Cannabis Culture in Canada

Marc Emery went live this morning as cops congregated outside the front door of his Toronto dispensary.

In the eyes of many cannabis connoisseurs, the Toronto police are losing their legitimate authority.

The drug war has militarized police units. In many cases, the police aren’t serving a vital function for society, they are domesticating the population through guns and badges.

The clogged courts recognize these badges while parliaments issue an ever-increasing amount of laws and budgetary expenses.

But there is no such thing as descriptive language in the law. Asking what is right or wrong for human beings is categorically different from asking what is right or wrong in physics or chemistry.

Unlike the “hard” sciences, human action lacks absolute values and constants. “Social science” is not science.

That is not to say there are no synthetic a priori propositions — we can still establish what is real or not.

But interpreting legal rules and procedures doesn’t warrant an absolute truth. The best we can do is perceive actions and rulings as valuable and just, versus arbitrary or unfair.

Should Toronto police raid a Cannabis Culture dispensary because it’s the law? Are “untested” products and little-to-no government regulation really putting ordinary Canadians in harm’s way?

Should you write your local member of parliament or is he or she subordinate to Justin’s inner circle? Are Liberal MPs gagged from speaking out of line?

Are parliaments bound by the constitution and rule of law? Or are prime ministers now exaggerating their position as “for the people, by the people,” leading to a “soft” totalitarian society, where the ruling party are de facto despots?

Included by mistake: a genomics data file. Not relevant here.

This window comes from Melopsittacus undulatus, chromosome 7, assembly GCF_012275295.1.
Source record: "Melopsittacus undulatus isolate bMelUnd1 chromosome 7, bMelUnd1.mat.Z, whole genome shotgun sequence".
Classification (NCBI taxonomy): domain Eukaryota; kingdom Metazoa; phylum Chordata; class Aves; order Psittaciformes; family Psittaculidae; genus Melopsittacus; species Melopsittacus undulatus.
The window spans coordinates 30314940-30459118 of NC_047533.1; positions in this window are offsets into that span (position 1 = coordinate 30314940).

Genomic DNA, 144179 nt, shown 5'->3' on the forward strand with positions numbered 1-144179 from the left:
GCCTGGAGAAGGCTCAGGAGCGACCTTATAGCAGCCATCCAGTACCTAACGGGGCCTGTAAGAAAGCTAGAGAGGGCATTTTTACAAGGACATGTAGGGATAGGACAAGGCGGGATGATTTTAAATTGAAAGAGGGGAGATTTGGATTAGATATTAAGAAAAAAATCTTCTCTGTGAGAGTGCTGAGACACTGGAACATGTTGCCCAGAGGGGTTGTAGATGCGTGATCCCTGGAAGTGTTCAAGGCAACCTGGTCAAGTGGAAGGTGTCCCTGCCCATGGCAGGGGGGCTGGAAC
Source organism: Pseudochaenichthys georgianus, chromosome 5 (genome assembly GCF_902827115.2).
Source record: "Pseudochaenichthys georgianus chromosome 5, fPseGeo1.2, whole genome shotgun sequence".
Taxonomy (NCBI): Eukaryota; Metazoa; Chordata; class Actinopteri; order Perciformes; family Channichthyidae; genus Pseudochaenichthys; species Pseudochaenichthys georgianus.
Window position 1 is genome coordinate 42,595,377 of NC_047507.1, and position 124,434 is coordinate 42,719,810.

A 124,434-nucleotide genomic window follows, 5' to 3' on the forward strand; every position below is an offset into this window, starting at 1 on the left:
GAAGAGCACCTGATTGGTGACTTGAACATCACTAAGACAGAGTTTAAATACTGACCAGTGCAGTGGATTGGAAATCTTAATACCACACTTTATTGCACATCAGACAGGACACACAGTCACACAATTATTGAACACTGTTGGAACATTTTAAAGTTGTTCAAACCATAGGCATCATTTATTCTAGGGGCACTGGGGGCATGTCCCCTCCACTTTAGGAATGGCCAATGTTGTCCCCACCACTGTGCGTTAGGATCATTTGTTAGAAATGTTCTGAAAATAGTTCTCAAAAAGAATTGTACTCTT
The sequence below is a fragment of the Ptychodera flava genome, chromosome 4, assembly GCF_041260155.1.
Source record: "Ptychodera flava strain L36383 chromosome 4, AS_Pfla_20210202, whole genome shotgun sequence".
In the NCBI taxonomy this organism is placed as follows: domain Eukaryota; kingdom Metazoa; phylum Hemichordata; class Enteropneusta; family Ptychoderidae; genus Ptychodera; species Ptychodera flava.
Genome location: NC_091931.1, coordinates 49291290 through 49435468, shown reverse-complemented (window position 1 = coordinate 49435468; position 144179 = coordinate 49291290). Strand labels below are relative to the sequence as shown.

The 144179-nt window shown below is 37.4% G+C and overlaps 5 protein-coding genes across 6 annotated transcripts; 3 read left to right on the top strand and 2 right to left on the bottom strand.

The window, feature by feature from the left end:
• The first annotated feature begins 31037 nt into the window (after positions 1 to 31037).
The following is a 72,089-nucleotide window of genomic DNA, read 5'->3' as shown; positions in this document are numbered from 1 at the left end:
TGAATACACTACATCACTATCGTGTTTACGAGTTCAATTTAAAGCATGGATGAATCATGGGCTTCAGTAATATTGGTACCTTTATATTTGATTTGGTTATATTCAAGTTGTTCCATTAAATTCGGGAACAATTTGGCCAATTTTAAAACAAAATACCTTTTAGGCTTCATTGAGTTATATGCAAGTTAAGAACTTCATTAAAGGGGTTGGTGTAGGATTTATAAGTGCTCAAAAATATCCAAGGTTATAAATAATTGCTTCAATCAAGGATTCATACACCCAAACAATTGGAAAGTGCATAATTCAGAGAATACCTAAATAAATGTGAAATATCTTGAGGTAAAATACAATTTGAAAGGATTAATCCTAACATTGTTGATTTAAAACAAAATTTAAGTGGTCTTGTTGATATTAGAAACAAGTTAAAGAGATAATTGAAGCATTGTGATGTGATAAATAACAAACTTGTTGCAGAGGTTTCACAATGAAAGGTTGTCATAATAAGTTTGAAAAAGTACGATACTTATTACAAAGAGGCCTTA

Voters may be sovereign on election day, but every day in-between is subjugation to state authorities, somewhat corrected by a lengthy and costly legal process, also under state control.

Justin’s Liberals could have legalized on day one. By removing cannabis from the criminal code, delegating power to the provinces and municipalities, and pardoning all cannabis criminals, the federal government could have legalized by restoring power closer to the individual.

Instead, they took the micromanagement route.

In the market, power is distributed horizontally as the “capitalist hierarchy” ultimately rests on the consumer. Management coordinates by focusing on making profit.

Arbitrariness in markets is financially wasteful, revealing itself through profit and loss accounting.

Government bureaus are assigned tasks, the money is already there and available. They provide goods and services that apparently can’t or shouldn’t fetch a price on the market.

Police services fall under the latter category. Assigned tasks and prioritized by superiors, the individual police officer has two options when he or she is asked to raid a cannabis dispensary.

Obey and be rewarded. Disobey and keep your integrity. The drug war has fostered this kind of fear and loathing.

Growing and selling in defiance of the state is pushing back against an ideology that believes government’s proper role in society is to micromanage markets and human behaviour.

Overgrowing the government and opening dispensaries are steps towards undermining this belief.